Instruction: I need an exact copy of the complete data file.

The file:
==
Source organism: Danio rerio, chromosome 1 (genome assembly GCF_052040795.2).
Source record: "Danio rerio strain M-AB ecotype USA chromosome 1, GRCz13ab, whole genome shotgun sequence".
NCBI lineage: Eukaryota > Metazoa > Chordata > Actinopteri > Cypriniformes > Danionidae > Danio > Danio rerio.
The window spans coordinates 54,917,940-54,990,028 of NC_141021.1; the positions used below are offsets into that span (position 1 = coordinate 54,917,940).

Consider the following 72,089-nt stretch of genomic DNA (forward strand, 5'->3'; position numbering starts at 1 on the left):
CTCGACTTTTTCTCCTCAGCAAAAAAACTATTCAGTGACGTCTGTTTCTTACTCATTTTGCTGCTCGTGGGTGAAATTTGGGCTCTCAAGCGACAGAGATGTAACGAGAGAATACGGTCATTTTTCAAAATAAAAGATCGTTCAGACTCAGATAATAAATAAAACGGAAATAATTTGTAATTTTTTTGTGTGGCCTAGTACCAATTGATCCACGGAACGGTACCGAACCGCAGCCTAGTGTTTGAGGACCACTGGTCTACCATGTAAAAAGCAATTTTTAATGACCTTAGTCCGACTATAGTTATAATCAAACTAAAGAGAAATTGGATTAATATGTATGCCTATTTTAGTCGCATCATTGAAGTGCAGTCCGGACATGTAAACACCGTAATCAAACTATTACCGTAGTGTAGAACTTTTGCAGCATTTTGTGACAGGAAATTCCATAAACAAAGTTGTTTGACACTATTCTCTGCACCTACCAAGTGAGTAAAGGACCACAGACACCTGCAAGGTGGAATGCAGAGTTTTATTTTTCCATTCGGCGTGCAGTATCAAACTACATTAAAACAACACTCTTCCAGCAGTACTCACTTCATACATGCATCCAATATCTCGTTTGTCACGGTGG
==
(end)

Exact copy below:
Source organism: Danio rerio, chromosome 1 (genome assembly GCF_052040795.2).
Source record: "Danio rerio strain M-AB ecotype USA chromosome 1, GRCz13ab, whole genome shotgun sequence".
NCBI lineage: Eukaryota > Metazoa > Chordata > Actinopteri > Cypriniformes > Danionidae > Danio > Danio rerio.
The window spans coordinates 54,917,940-54,990,028 of NC_141021.1; the positions used below are offsets into that span (position 1 = coordinate 54,917,940).

Consider the following 72,089-nt stretch of genomic DNA (forward strand, 5'->3'; position numbering starts at 1 on the left):
CTCGACTTTTTCTCCTCAGCAAAAAAACTATTCAGTGACGTCTGTTTCTTACTCATTTTGCTGCTCGTGGGTGAAATTTGGGCTCTCAAGCGACAGAGATGTAACGAGAGAATACGGTCATTTTTCAAAATAAAAGATCGTTCAGACTCAGATAATAAATAAAACGGAAATAATTTGTAATTTTTTTGTGTGGCCTAGTACCAATTGATCCACGGAACGGTACCGAACCGCAGCCTAGTGTTTGAGGACCACTGGTCTACCATGTAAAAAGCAATTTTTAATGACCTTAGTCCGACTATAGTTATAATCAAACTAAAGAGAAATTGGATTAATATGTATGCCTATTTTAGTCGCATCATTGAAGTGCAGTCCGGACATGTAAACACCGTAATCAAACTATTACCGTAGTGTAGAACTTTTGCAGCATTTTGTGACAGGAAATTCCATAAACAAAGTTGTTTGACACTATTCTCTGCACCTACCAAGTGAGTAAAGGACCACAGACACCTGCAAGGTGGAATGCAGAGTTTTATTTTTCCATTCGGCGTGCAGTATCAAACTACATTAAAACAACACTCTTCCAGCAGTACTCACTTCATACATGCATCCAATATCTCGTTTGTCACGGTGG